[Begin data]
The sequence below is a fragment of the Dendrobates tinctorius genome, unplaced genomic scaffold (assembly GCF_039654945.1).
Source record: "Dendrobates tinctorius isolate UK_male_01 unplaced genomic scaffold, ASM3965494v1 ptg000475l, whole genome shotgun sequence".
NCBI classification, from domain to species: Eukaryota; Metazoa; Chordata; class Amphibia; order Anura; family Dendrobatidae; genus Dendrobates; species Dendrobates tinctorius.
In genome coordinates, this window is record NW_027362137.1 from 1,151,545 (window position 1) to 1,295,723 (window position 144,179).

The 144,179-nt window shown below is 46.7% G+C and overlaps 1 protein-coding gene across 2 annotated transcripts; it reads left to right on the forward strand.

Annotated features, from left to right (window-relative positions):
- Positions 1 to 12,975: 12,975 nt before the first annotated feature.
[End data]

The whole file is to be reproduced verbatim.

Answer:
The sequence below is a fragment of the Dendrobates tinctorius genome, unplaced genomic scaffold (assembly GCF_039654945.1).
Source record: "Dendrobates tinctorius isolate UK_male_01 unplaced genomic scaffold, ASM3965494v1 ptg000475l, whole genome shotgun sequence".
NCBI classification, from domain to species: Eukaryota; Metazoa; Chordata; class Amphibia; order Anura; family Dendrobatidae; genus Dendrobates; species Dendrobates tinctorius.
In genome coordinates, this window is record NW_027362137.1 from 1,151,545 (window position 1) to 1,295,723 (window position 144,179).

The 144,179-nt window shown below is 46.7% G+C and overlaps 1 protein-coding gene across 2 annotated transcripts; it reads left to right on the forward strand.

Annotated features, from left to right (window-relative positions):
- Positions 1 to 12,975: 12,975 nt before the first annotated feature.